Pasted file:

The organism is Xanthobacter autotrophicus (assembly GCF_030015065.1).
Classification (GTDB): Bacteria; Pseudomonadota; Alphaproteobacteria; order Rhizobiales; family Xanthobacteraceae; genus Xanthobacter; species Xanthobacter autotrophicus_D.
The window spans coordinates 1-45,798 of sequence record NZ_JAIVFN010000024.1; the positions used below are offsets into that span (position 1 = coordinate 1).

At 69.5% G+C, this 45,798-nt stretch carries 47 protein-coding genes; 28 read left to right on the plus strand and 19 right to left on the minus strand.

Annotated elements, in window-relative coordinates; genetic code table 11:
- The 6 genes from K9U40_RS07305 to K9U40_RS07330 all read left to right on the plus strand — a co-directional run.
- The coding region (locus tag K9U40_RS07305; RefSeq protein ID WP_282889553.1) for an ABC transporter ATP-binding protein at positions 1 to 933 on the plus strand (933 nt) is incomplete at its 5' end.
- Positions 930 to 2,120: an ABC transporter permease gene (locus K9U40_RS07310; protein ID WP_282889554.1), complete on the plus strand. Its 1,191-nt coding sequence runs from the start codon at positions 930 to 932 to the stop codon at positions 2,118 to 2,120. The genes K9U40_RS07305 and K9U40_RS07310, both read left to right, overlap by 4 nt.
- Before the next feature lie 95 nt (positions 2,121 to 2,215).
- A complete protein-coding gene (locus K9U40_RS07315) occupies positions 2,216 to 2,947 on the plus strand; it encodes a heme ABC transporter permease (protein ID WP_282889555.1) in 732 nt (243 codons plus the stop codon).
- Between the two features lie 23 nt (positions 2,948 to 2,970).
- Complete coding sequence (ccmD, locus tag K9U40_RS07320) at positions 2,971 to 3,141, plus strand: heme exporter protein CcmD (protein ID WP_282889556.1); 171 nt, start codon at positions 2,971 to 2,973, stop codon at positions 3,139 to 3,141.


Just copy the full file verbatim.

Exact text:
The organism is Xanthobacter autotrophicus (assembly GCF_030015065.1).
Classification (GTDB): Bacteria; Pseudomonadota; Alphaproteobacteria; order Rhizobiales; family Xanthobacteraceae; genus Xanthobacter; species Xanthobacter autotrophicus_D.
The window spans coordinates 1-45,798 of sequence record NZ_JAIVFN010000024.1; the positions used below are offsets into that span (position 1 = coordinate 1).

At 69.5% G+C, this 45,798-nt stretch carries 47 protein-coding genes; 28 read left to right on the plus strand and 19 right to left on the minus strand.

Annotated elements, in window-relative coordinates; genetic code table 11:
- The 6 genes from K9U40_RS07305 to K9U40_RS07330 all read left to right on the plus strand — a co-directional run.
- The coding region (locus tag K9U40_RS07305; RefSeq protein ID WP_282889553.1) for an ABC transporter ATP-binding protein at positions 1 to 933 on the plus strand (933 nt) is incomplete at its 5' end.
- Positions 930 to 2,120: an ABC transporter permease gene (locus K9U40_RS07310; protein ID WP_282889554.1), complete on the plus strand. Its 1,191-nt coding sequence runs from the start codon at positions 930 to 932 to the stop codon at positions 2,118 to 2,120. The genes K9U40_RS07305 and K9U40_RS07310, both read left to right, overlap by 4 nt.
- Before the next feature lie 95 nt (positions 2,121 to 2,215).
- A complete protein-coding gene (locus K9U40_RS07315) occupies positions 2,216 to 2,947 on the plus strand; it encodes a heme ABC transporter permease (protein ID WP_282889555.1) in 732 nt (243 codons plus the stop codon).
- Between the two features lie 23 nt (positions 2,948 to 2,970).
- Complete coding sequence (ccmD, locus tag K9U40_RS07320) at positions 2,971 to 3,141, plus strand: heme exporter protein CcmD (protein ID WP_282889556.1); 171 nt, start codon at positions 2,971 to 2,973, stop codon at positions 3,139 to 3,141.